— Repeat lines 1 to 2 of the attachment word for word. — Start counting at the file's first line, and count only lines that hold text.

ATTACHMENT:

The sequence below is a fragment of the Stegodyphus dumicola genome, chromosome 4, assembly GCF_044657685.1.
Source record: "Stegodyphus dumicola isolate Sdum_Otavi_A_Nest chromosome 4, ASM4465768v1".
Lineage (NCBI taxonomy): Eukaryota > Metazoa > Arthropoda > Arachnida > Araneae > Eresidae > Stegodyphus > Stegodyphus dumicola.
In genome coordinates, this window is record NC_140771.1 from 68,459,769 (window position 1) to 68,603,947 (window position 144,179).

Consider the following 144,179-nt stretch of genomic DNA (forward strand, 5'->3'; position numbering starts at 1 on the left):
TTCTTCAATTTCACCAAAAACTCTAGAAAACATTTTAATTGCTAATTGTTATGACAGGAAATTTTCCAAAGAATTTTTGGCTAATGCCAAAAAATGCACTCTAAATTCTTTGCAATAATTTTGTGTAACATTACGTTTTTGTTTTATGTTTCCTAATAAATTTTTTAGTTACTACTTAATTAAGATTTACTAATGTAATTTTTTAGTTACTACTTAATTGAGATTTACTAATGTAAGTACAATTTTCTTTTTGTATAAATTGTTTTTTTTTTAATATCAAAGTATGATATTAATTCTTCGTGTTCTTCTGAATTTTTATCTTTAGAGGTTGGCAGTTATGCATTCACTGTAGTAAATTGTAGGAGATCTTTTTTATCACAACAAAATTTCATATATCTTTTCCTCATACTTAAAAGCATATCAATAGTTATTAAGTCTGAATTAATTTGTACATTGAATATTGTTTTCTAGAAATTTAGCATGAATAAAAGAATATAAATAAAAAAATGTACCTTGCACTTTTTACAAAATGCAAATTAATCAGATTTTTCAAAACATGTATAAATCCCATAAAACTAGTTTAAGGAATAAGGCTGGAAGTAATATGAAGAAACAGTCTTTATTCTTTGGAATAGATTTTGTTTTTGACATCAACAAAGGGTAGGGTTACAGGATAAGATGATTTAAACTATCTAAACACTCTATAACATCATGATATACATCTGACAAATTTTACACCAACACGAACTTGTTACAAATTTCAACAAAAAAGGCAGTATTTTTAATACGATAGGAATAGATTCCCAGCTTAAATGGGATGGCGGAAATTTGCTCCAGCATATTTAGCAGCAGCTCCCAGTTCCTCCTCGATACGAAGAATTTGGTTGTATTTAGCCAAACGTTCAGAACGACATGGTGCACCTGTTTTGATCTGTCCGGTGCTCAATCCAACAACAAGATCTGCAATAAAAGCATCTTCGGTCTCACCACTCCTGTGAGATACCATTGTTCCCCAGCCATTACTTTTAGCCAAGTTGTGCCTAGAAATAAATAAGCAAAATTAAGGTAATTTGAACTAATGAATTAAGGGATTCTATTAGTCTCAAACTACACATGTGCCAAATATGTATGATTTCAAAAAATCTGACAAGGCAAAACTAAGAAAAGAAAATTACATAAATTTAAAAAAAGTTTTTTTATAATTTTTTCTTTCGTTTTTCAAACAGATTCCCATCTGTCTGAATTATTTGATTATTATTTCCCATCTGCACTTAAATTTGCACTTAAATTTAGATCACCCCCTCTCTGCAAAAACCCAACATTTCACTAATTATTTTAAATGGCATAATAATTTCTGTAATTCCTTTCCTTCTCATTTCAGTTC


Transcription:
The sequence below is a fragment of the Stegodyphus dumicola genome, chromosome 4, assembly GCF_044657685.1.
Source record: "Stegodyphus dumicola isolate Sdum_Otavi_A_Nest chromosome 4, ASM4465768v1".